A storm has been brewing at The New York Times for a while now. Ever since TimesSelect -- the paid digital version of the Times -- was cancelled back in 2007, the "content wants to be free" crowd has danced around its proverbial grave, singing the equivalent of "ding, dong, paid media is dead."
It's hard to argue against that viewpoint given the reality we're seeing: long-time newspapers closing their print editions entirely (see Seattle Post-Intelligencer), august magazines such as Gourmet shutting their doors, newspaper subscriptions at unprecedented lows, not to mention the power that Google has over the traffic that newspapers and magazines generate. Worse, our consumer surveys show us that 80% of US adults will choose not to pay for online newspaper or magazine content if they can't get it for free (see my colleague Sarah Rotman Epps' post on this for more).
It is amidst this maelstrom that nytimes.com is reportedly considering erecting a new pay wall -- one presumes a shiner, prettier one than the last wall, but a pay wall nonetheless. Read New York mag's take on the situation here. Not to put too fine a point on it, but this is a bad idea whose time has unfortunately come.
Today is the big day: when Comcast announces it has taken a controlling share of NBCU in the latest mega media merger. And though the media have been covering it rapaciously for months now, the obligatory reaction stories are now being posted, analyzing something we should really know by now, namely:
This deal isn't about clamping down on runaway digital video content to save cable's collective hide.
If you're not careful, you may run into people who assert the contrary. Rafat Ali of paidcontent.org, whose opinion I generally value, earlier today titled his remarks "Comcast-NBC Deal Isn't About Digital." By which he means it's not about purely digital content (generation or delivery). While that's true, when he then goes on to say that Comcast's digital moves (thePlatform, Fancast) don't have "the potential to change the game for the cable giant," he is 100% wrong.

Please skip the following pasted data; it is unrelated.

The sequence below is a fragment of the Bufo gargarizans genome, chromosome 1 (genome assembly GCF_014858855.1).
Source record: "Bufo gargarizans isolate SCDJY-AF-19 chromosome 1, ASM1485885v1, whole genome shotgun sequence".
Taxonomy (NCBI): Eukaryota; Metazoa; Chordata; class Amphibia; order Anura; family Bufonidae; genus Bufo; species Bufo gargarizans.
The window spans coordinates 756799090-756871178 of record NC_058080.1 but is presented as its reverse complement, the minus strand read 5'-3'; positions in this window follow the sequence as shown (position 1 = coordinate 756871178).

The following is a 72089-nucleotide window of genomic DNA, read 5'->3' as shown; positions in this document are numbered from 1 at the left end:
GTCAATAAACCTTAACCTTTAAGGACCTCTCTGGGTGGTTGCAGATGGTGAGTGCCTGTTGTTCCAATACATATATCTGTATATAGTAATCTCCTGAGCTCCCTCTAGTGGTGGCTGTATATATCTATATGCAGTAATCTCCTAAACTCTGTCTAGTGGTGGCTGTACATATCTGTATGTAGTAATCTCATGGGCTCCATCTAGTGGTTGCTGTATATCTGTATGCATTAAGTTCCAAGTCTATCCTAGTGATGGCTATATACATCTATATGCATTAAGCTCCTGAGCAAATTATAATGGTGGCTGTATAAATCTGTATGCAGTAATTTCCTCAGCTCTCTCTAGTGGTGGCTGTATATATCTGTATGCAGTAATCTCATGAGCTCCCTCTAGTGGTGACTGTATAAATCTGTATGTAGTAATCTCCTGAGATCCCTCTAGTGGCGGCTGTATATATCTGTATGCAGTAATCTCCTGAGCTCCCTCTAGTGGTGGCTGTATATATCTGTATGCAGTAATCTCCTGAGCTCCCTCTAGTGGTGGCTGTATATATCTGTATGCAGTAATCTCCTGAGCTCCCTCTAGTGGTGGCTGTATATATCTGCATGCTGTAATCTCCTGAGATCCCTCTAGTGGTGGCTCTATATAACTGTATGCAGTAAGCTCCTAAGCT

Because the future of cable is entirely dependent on digital. The future of all media of any sort is dependent on digital. Ergo so is the deal.
2009 has been a breakout year for eReaders and eBooks--device sales will have more than tripled by the end of this year, and content sales are up 176% for the year--but 2010 will be anything but boring. Here are Forrester's predictions for what will happen in the next year:
Allow me to add my voice to the chorus of those applauding the fall of the Berlin wall twenty years ago this month. It was this event that taught me firsthand why revolution is simultaneously impossible as well as inevitable. In 1986 I sat with other students from around the globe just blocks from the wall and debated whether it would ever come down. The naïve among us insisted freedom was imperative: It was inevitable. The others asked if we had stopped to think about the massive relocation of people, economic resources, and government structures that such a revolution would require: It was impossible.
Until it happened, just three years later.
The author, pictured left, photographed in front of the Brandenburg
Gate from what was then the East German side
In the past year, we've seen a palpable shift from newspaper and magazine publishers with regard to paid content--they still don't know how to make paid content work, but they know they want to try. A recent report from the American Press Institute underscores this trend: The API reports that 60% of newspaper executives say they're considering paid content options, even though currently 90% don't charge for any content online.